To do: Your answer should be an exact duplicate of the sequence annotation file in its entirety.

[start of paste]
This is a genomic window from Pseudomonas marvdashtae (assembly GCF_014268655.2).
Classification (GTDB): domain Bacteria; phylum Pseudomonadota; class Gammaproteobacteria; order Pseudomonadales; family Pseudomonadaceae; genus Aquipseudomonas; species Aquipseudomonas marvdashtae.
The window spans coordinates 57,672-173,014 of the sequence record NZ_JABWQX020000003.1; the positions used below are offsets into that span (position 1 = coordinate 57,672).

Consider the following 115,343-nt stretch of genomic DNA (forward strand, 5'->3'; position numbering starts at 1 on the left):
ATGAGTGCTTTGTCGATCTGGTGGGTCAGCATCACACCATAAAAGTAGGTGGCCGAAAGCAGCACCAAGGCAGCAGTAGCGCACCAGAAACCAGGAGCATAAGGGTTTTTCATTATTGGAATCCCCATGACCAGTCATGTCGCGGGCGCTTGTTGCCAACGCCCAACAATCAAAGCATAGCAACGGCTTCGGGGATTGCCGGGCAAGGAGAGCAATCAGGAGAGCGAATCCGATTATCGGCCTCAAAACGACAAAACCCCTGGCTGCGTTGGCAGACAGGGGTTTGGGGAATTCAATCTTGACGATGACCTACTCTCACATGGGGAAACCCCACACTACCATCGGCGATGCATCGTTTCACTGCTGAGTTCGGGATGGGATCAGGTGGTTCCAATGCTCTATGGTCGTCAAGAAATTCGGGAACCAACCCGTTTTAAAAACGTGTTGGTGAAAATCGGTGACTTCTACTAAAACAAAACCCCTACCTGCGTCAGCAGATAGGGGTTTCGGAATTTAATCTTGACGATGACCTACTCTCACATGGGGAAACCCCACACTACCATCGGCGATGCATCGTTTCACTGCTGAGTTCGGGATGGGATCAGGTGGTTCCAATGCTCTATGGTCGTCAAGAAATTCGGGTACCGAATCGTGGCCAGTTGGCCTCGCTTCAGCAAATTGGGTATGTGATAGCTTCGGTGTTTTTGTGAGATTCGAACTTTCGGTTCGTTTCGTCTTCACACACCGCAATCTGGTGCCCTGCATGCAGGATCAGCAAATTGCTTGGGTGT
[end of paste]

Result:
This is a genomic window from Pseudomonas marvdashtae (assembly GCF_014268655.2).
Classification (GTDB): domain Bacteria; phylum Pseudomonadota; class Gammaproteobacteria; order Pseudomonadales; family Pseudomonadaceae; genus Aquipseudomonas; species Aquipseudomonas marvdashtae.
The window spans coordinates 57,672-173,014 of the sequence record NZ_JABWQX020000003.1; the positions used below are offsets into that span (position 1 = coordinate 57,672).

Consider the following 115,343-nt stretch of genomic DNA (forward strand, 5'->3'; position numbering starts at 1 on the left):
ATGAGTGCTTTGTCGATCTGGTGGGTCAGCATCACACCATAAAAGTAGGTGGCCGAAAGCAGCACCAAGGCAGCAGTAGCGCACCAGAAACCAGGAGCATAAGGGTTTTTCATTATTGGAATCCCCATGACCAGTCATGTCGCGGGCGCTTGTTGCCAACGCCCAACAATCAAAGCATAGCAACGGCTTCGGGGATTGCCGGGCAAGGAGAGCAATCAGGAGAGCGAATCCGATTATCGGCCTCAAAACGACAAAACCCCTGGCTGCGTTGGCAGACAGGGGTTTGGGGAATTCAATCTTGACGATGACCTACTCTCACATGGGGAAACCCCACACTACCATCGGCGATGCATCGTTTCACTGCTGAGTTCGGGATGGGATCAGGTGGTTCCAATGCTCTATGGTCGTCAAGAAATTCGGGAACCAACCCGTTTTAAAAACGTGTTGGTGAAAATCGGTGACTTCTACTAAAACAAAACCCCTACCTGCGTCAGCAGATAGGGGTTTCGGAATTTAATCTTGACGATGACCTACTCTCACATGGGGAAACCCCACACTACCATCGGCGATGCATCGTTTCACTGCTGAGTTCGGGATGGGATCAGGTGGTTCCAATGCTCTATGGTCGTCAAGAAATTCGGGTACCGAATCGTGGCCAGTTGGCCTCGCTTCAGCAAATTGGGTATGTGATAGCTTCGGTGTTTTTGTGAGATTCGAACTTTCGGTTCGTTTCGTCTTCACACACCGCAATCTGGTGCCCTGCATGCAGGATCAGCAAATTGCTTGGGTGT